7 Different Management Styles

January 21, 2024

The Autocratic Style

In the Autocratic Style Management, the manager rules over the team as a supreme leader. The manager controls all the plans and projects of the team. Her decision making reigns. This type of manager displays strong passion and confidence and  projects move at the speed of light.  This also means the manager overlooks individual workers in the team.

This style of management often fails. Yet, in some situations being an autocrats carry an advantage. First, this manager knows what to do. A start-up might need a strong leader to provide the direction with decisive decision making. This allows team members to concentrate on giving the company a good first push out to the business world.  Dynamic companies and start-ups require action, not questions and deliberation.

The Consultative Style

Consultative managers act like a father of the family. Similar to an autocrat, the manager has the authority among decision-making, but she shares the process with the team involving in doing the greatest good for the company. As everyone thinks for the greatest good, all the members will treat the team, or in cases the company, as one. Teams under a consultative style manager seek profit as much as possible, give ideas to the manager who will make the final decision. On the flip side, some team members might create factions for and against the manager, or rely on the manager too much for decision making. With that said, Consultative Management Style works effectively with a small group of people, such as a project team. Similarly, when a number of people work to a common goal, the manager might use the Consultative Management Style to best work things out.

The Persuasive Style

The Persuasive Management style also relies on the manager for making decisions. But apart from the Autocratic Style and Consultative Style, the manager takes things in person with each individual worker, explains the benefits of her decision. An autocratic manager would not consider other opinions, and a consultative manager would choose from the ideas given. Persuasive managers, on the other hand, make a decision (this could be made autocratic or consultative), and explains the efficient decision to the employees. This might take time, but it does show interaction between the manager and employees, thus leading to more passion and trust and helping them to understand their place in the team.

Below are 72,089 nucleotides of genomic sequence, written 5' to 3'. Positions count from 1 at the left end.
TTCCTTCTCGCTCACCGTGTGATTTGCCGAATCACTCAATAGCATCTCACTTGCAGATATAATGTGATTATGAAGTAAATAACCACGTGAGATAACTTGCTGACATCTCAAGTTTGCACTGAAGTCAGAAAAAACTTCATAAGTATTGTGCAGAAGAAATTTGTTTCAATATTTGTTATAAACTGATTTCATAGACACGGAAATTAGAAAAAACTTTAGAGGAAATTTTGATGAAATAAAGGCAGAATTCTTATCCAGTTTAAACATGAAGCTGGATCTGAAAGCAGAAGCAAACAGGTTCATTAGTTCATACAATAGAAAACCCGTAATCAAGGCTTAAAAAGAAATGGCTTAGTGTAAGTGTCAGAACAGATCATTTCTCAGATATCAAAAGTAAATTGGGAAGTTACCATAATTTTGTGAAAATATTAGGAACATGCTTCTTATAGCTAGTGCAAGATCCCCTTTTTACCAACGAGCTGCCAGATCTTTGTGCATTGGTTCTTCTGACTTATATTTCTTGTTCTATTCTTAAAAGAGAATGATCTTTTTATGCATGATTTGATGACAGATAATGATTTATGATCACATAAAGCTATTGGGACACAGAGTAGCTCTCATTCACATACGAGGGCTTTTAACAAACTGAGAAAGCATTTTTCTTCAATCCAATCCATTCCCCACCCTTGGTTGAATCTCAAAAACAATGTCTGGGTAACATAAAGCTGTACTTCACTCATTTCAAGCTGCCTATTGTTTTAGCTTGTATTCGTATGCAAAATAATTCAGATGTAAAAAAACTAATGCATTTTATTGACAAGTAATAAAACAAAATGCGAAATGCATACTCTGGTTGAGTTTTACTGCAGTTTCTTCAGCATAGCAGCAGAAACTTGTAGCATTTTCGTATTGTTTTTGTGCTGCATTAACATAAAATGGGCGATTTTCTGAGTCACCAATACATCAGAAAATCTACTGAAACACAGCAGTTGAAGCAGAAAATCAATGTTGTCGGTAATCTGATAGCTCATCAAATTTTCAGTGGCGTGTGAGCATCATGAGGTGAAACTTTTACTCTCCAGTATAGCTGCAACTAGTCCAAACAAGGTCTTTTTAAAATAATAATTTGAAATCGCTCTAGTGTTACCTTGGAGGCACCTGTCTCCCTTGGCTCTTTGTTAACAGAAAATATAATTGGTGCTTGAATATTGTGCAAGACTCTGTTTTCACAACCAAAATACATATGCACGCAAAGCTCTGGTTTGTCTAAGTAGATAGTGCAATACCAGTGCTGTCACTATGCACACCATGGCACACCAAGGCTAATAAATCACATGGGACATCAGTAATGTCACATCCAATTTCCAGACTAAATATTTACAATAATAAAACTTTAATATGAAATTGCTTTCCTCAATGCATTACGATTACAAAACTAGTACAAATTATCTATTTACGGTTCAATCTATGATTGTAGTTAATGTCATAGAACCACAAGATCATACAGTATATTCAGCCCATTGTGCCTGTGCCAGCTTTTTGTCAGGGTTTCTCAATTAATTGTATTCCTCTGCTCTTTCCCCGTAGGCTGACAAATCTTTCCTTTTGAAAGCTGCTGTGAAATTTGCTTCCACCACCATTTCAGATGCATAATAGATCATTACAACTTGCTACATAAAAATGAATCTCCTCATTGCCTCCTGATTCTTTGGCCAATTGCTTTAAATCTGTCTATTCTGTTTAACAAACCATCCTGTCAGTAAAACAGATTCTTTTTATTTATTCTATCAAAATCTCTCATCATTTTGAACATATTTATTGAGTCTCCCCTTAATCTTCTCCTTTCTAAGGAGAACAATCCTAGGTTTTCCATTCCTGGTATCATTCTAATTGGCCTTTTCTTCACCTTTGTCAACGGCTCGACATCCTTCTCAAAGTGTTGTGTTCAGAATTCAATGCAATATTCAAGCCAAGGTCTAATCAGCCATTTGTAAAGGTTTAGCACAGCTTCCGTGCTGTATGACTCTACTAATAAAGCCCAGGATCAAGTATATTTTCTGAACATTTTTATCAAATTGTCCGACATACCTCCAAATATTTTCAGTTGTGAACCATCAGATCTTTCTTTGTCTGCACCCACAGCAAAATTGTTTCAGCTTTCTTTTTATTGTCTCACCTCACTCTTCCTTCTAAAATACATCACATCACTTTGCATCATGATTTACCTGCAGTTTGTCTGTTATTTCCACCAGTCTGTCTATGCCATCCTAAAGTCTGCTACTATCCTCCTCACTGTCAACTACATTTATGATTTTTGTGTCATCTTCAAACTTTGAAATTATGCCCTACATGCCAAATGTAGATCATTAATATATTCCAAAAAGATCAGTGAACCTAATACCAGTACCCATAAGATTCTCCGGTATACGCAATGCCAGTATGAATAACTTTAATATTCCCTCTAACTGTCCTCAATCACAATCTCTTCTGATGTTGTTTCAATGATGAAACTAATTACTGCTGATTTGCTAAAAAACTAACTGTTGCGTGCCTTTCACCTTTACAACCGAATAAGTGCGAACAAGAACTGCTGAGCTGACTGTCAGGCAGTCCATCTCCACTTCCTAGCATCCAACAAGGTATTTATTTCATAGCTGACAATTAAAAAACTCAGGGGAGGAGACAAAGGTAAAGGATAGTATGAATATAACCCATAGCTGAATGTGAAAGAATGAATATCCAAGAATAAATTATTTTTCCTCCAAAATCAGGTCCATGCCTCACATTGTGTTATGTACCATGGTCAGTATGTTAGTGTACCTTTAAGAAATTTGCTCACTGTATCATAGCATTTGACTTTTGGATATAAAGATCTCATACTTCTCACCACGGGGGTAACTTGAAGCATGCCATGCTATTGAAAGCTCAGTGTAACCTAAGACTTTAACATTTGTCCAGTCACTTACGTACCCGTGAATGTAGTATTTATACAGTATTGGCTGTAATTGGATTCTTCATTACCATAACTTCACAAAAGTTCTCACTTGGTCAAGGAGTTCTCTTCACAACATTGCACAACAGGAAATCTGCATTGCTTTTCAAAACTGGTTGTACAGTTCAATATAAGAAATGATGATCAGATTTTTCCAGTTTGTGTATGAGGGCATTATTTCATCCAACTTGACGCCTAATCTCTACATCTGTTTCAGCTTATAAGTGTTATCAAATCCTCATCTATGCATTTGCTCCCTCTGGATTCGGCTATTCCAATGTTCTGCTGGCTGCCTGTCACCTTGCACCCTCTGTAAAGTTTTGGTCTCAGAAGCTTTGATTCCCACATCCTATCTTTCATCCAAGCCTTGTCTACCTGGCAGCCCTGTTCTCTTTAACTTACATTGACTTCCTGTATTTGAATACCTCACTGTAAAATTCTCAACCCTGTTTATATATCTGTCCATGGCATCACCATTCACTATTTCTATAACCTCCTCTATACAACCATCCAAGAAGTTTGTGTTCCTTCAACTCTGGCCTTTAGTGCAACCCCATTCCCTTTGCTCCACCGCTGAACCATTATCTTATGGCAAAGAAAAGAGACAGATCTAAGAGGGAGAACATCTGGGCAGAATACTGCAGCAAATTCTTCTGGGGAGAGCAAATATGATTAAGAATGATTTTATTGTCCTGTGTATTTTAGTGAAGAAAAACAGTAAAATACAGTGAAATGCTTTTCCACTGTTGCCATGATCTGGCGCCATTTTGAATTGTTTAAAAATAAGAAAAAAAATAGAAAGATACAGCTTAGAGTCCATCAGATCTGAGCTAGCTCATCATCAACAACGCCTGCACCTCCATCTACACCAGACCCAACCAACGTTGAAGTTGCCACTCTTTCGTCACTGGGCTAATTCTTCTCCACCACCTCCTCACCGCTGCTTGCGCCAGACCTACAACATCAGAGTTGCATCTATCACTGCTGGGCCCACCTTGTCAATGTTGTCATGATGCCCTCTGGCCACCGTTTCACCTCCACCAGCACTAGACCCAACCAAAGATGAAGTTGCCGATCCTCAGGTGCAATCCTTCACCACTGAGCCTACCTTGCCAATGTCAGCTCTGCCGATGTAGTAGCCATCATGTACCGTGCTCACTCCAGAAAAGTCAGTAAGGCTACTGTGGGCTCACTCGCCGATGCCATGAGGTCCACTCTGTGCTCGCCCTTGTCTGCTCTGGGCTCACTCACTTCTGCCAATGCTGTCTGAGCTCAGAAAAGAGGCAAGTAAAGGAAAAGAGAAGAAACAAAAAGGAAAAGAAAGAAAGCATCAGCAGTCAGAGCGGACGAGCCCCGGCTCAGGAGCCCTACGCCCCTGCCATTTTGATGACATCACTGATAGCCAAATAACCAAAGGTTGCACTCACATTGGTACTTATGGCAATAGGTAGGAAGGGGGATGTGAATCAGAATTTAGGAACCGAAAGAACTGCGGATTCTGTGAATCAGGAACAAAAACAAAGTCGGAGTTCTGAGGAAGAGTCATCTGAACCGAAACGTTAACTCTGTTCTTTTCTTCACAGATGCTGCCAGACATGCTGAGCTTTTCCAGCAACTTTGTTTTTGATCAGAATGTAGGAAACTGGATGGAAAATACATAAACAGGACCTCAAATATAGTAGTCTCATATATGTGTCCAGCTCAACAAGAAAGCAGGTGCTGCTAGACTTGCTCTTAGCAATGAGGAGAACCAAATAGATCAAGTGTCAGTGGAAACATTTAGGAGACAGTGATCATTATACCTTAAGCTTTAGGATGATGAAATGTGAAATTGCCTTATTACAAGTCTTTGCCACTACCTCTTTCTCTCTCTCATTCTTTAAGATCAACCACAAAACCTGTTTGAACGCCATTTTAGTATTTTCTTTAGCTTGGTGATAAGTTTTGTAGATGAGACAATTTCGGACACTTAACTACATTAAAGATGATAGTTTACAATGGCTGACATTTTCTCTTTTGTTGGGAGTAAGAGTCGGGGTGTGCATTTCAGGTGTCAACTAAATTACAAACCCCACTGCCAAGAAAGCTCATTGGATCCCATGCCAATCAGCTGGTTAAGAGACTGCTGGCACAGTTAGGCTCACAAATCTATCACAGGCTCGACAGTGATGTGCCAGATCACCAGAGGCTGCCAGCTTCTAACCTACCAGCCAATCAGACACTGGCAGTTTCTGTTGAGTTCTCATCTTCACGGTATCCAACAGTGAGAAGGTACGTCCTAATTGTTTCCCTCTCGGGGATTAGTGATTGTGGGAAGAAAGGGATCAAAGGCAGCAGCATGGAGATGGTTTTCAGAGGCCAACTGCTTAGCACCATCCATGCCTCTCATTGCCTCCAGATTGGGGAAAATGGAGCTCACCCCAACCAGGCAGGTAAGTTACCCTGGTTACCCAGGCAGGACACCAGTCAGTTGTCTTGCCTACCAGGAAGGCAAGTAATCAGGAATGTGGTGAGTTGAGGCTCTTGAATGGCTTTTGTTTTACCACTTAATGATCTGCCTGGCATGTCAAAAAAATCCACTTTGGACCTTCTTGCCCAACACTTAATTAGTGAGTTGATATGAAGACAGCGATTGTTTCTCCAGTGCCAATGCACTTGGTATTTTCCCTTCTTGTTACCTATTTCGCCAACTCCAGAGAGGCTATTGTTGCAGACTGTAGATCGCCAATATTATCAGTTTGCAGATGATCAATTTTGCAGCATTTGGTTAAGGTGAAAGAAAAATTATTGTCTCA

This management style works great when a manager outsources a part of the work or has an expert from outside of the team come and explain the project. Solving problems and questions before any of them occur results to a more stress free working environment. Use the Persuasive Management Style to work with those who seem to have a problem, while using another management style for those who are happy with their conditions.

The Democratic Style

Democratic Management Style, as the name shows, gives decision-making to the group. Everyone casts a vote. Democratic Management Style works well with a large team where  a diversity of ideas and minds interact with each other in accomplishing one goal. Communication takes place from both manager and employee, making trustworthy and passionate employees and increasing productivity. While this systematic style is in place, the manager plays a role similar to a chairman. The manager looks over so the voting system works fine without any trouble and with perfect fairness. Lacking this the decision-making can cause delays resulting with a failed project.

The Chaotic Style

Chaotic, or the hand’s-off style, the manager does not manage. The manager gives 100% administration to the employees, and concentrate on her core business and taking responsibilities. In the Chaotic Management Style, the manager gives full trust to the workers and have great patients. As hard it sounds this management style gives great passion in the workers job and creates an environment great for growth. Workers will communicate in each other, but might have less communication with the manager. The manager also must keep an eye out for what happens in the team. With the right reports given and correct actions taken, the team will experience a great success.

The Laissez-faire Style

Laissez-faire Management Style, similar to Chaotic Management Style, lies back from managing, driving the team to where he/she wants it to go. Yet, while Chaotic Management Style focuses on training and motivating the workers, the Laissez-faire Management Style is more for time-keeping and providing knowledge when needed. The final approval from the manager is needed, but other then that workers are free to stretch out their creativity and skills to any extent. At the same time, the manager prepares to answer questions and concerns that come to her from the team. Thus, the manager should know about the industry or work for the whole team.

Management by Walking Around Style

This is an aggressive type of Laissez-faire Management Style. In the Management by Walking Around Management Style (MBWA), the manager walks around the floor and interacts with the team. Different then the Chaotic Management Style, where the manager works in the team, the MBWA manager watches, searches for mistakes or issues, and solves problems. The troubles that the manager encounters are fixed quicker then any other management styles, since it does not require delayed complaints. Still, this style of management works best when the manager interacts deeper and closer with her employees.  Sometimes a difficult working style, the result can often help teams quickly learn, develop, and grow.

Did you find your management style? Or how about your boss’s style? You might not find it here, but in that case, be sure to know your management style and explain it clearly at an interview. Carefully check how you treat and talk to your coworkers.

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